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El Cambio Climático, los Huracanes y la Salud

Caribbean Youth Environment Network (CYEN-PR)'s picture

Por: Amy Orta-Rivera, M.A.

El cambio climático trae cambios en temperatura, cambios en los patrones de precipitación, aumento del nivel del mar, olas de calor, reducción en los suministros de agua, entre otros. Y son estos cambios los que pueden alterar nuestra salud y a su vez la calidad de vida que tenemos o que queremos llevar.

Puerto Rican students reveals invention to charge mobile phone with water

Zulmarie Perez Horta's picture

Bridgitt Stephanie Cortés -a young scientist from Ponce, traveled to Colombia to represent Puerto Rico in the International Fair of Science,Technology and Innovation.

For the full article, please refer to the Spanish version of this site.

 

My experience as a BioMed SURFer (Summer 2017)

Nicole Felix's picture

My name is Nicole E. Félix-Vélez and I’m a sophomore at the University of Puerto Rico-Mayagüez, majoring in Industrial Biotechnology. I always loved science, the way the world around us can be explained in equations to solve or the thought of how the most staggering things are composed of the tiniest particles you’ll never see with the naked eye. Science just amazes me. Even more so, the fact that science is used every day by researchers or engineers to find ways to make our lives better.

Una ayuda para el Caribe frente al cambio climático

Isatis Marie Cintron's picture

 

El Fondo Verde para el Clima (GCF, por sus siglas en inglés) es un fondo establecido dentro del Marco de Cambio Climático de las Naciones Unidas para asistir países en desarrollo en las prácticas de adaptación y mitigación al cambio climático. Debido que “las naciones que menos contribuyen a menudo están a riesgo de perder más” dijo Barack Obama en 2014, el GCF promete proveer instrumentos significativos, relevantes y efectivos para concertar un esfuerzo global de afrontar el cambio climático. Los países industrializados se han comprometido voluntariamente a aportar $10.3 billones al GCF para ayudar a países en desventaja económica a reducir sus emisiones de gases de invernadero y tomar acción sobre los efectos irreversibles del cambio climático.

Puertorican receives award for molecular biology research in China

Zulmarie Perez Horta's picture

Rocío del Mar Avilés Mercado won third place in a competition in China for her molecular biology research performed through the SEED program.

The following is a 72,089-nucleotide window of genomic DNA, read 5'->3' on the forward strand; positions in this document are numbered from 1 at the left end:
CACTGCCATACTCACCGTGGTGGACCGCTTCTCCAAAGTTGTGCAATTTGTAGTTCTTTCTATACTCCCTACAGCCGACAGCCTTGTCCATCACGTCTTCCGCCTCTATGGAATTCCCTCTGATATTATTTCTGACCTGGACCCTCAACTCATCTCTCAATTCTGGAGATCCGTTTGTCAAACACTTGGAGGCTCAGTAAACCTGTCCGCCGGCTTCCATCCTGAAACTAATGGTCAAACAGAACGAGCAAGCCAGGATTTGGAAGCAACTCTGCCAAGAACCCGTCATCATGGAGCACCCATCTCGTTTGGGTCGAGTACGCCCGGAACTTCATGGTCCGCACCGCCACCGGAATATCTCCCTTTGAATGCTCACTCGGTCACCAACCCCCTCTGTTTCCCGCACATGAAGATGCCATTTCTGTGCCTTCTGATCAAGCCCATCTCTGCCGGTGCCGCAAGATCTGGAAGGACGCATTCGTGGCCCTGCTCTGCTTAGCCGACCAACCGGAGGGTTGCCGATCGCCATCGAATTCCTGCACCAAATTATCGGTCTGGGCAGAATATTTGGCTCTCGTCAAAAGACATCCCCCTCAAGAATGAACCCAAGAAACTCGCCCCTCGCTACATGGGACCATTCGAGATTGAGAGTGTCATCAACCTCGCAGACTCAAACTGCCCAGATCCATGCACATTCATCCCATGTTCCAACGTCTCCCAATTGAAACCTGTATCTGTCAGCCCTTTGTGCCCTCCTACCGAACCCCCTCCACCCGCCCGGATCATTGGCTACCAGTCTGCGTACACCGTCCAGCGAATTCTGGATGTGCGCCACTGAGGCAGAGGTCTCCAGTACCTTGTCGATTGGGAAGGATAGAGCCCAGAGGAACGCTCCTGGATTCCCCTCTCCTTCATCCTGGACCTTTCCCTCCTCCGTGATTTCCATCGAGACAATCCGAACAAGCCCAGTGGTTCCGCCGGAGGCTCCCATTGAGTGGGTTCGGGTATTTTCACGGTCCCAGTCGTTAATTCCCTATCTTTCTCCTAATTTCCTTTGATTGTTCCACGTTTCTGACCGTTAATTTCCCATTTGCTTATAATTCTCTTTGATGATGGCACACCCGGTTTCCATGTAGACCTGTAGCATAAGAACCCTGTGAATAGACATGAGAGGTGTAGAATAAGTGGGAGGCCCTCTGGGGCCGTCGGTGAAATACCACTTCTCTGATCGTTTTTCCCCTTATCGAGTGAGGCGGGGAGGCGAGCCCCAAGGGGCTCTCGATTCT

For the full article, please refer to the spanish version of this site.

 

Distinguished participation of engineering student

Zulmarie Perez Horta's picture

The computer engineering student, José M. Flores, obtained first place in a poster competition during his NSF-funded summer internship at the University of Oviedo, Spain.

For the full article, please refer to the spanish verion of this site.

 

Mountains and Mofongo

Brittany Nelson's picture

Two months ago, I was unfamiliar with research and ready for an adventure. Today, I am an enthusiastic scientist with experience in a biomaterials lab. During my time in this REU program, I became a better swimmer, overcame my fear of heights, continued to dominate in the game of dominoes, and became a confident, well-rounded student. I never thought so much about me could change in such a short amount of time.

The microscopic dance of magnetic particles

Joseph Alexander Monarres's picture

This summer has been a long summer full of new experiences and new opportunities to learn. I have been thrown fully out of my comfort zone and been forced to adapt to a broad range of new situations. I’ve had to learn many new things being in a place with a very different culture, that speaks a different language with a climate that is very different from my home in dry southern california. I had to learn to operate simulations using Bash, in a topic that I have no experience in: magnetic colloids. Most importantly of all, what I really learned was how to manage the pace and rigor of research and to be adaptable in areas outside my expertise.

A spectra-cular never ending summer

Nadja Michelle Maldonado Luna's picture

I can only describe this summer with one word, exhausting. I never thought I would stand at one point of my life and say, “I really want this summer to end”. Now don’t get me wrong, this summer has been one of the most enriching summers of my life. In two months, I’ve learned much more than I will ever learn in a classroom an entire semester. I am passionate about research, and my heart skips a beat every time I enter a lab. Most certainly, I would not feel as happy and eager to keep on learning anywhere else.

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